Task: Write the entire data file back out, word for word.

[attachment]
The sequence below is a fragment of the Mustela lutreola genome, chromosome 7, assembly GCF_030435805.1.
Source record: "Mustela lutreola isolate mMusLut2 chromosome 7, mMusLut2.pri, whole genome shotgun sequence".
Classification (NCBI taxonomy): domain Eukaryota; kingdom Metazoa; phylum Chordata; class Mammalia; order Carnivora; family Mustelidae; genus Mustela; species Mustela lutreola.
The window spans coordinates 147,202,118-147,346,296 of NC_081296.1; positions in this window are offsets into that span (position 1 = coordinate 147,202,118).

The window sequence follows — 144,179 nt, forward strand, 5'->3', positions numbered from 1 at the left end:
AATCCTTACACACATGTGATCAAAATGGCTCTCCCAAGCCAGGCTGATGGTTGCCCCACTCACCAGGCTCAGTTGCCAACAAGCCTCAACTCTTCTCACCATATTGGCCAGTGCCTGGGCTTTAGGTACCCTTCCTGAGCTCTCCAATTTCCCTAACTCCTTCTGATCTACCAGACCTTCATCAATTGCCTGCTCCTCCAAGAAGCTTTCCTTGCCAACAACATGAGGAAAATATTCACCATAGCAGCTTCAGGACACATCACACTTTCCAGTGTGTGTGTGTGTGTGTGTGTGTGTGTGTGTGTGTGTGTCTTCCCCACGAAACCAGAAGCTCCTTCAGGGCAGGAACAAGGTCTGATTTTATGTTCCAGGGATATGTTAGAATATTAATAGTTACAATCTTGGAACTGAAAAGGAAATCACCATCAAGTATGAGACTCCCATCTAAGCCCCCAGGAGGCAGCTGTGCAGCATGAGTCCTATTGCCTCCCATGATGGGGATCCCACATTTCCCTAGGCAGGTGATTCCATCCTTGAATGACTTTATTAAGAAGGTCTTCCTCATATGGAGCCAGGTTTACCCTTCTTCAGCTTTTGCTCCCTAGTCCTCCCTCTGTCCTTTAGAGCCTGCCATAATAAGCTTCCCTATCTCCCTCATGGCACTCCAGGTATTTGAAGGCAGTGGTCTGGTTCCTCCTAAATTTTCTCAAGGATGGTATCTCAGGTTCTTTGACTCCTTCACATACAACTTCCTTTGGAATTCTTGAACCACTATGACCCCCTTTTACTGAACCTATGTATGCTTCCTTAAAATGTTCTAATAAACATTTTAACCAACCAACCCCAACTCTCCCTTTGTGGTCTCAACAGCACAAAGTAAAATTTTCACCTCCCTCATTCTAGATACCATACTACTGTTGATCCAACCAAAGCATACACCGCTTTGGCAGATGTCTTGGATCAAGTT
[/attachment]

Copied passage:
The sequence below is a fragment of the Mustela lutreola genome, chromosome 7, assembly GCF_030435805.1.
Source record: "Mustela lutreola isolate mMusLut2 chromosome 7, mMusLut2.pri, whole genome shotgun sequence".
Classification (NCBI taxonomy): domain Eukaryota; kingdom Metazoa; phylum Chordata; class Mammalia; order Carnivora; family Mustelidae; genus Mustela; species Mustela lutreola.
The window spans coordinates 147,202,118-147,346,296 of NC_081296.1; positions in this window are offsets into that span (position 1 = coordinate 147,202,118).

The window sequence follows — 144,179 nt, forward strand, 5'->3', positions numbered from 1 at the left end:
AATCCTTACACACATGTGATCAAAATGGCTCTCCCAAGCCAGGCTGATGGTTGCCCCACTCACCAGGCTCAGTTGCCAACAAGCCTCAACTCTTCTCACCATATTGGCCAGTGCCTGGGCTTTAGGTACCCTTCCTGAGCTCTCCAATTTCCCTAACTCCTTCTGATCTACCAGACCTTCATCAATTGCCTGCTCCTCCAAGAAGCTTTCCTTGCCAACAACATGAGGAAAATATTCACCATAGCAGCTTCAGGACACATCACACTTTCCAGTGTGTGTGTGTGTGTGTGTGTGTGTGTGTGTGTGTGTGTCTTCCCCACGAAACCAGAAGCTCCTTCAGGGCAGGAACAAGGTCTGATTTTATGTTCCAGGGATATGTTAGAATATTAATAGTTACAATCTTGGAACTGAAAAGGAAATCACCATCAAGTATGAGACTCCCATCTAAGCCCCCAGGAGGCAGCTGTGCAGCATGAGTCCTATTGCCTCCCATGATGGGGATCCCACATTTCCCTAGGCAGGTGATTCCATCCTTGAATGACTTTATTAAGAAGGTCTTCCTCATATGGAGCCAGGTTTACCCTTCTTCAGCTTTTGCTCCCTAGTCCTCCCTCTGTCCTTTAGAGCCTGCCATAATAAGCTTCCCTATCTCCCTCATGGCACTCCAGGTATTTGAAGGCAGTGGTCTGGTTCCTCCTAAATTTTCTCAAGGATGGTATCTCAGGTTCTTTGACTCCTTCACATACAACTTCCTTTGGAATTCTTGAACCACTATGACCCCCTTTTACTGAACCTATGTATGCTTCCTTAAAATGTTCTAATAAACATTTTAACCAACCAACCCCAACTCTCCCTTTGTGGTCTCAACAGCACAAAGTAAAATTTTCACCTCCCTCATTCTAGATACCATACTACTGTTGATCCAACCAAAGCATACACCGCTTTGGCAGATGTCTTGGATCAAGTT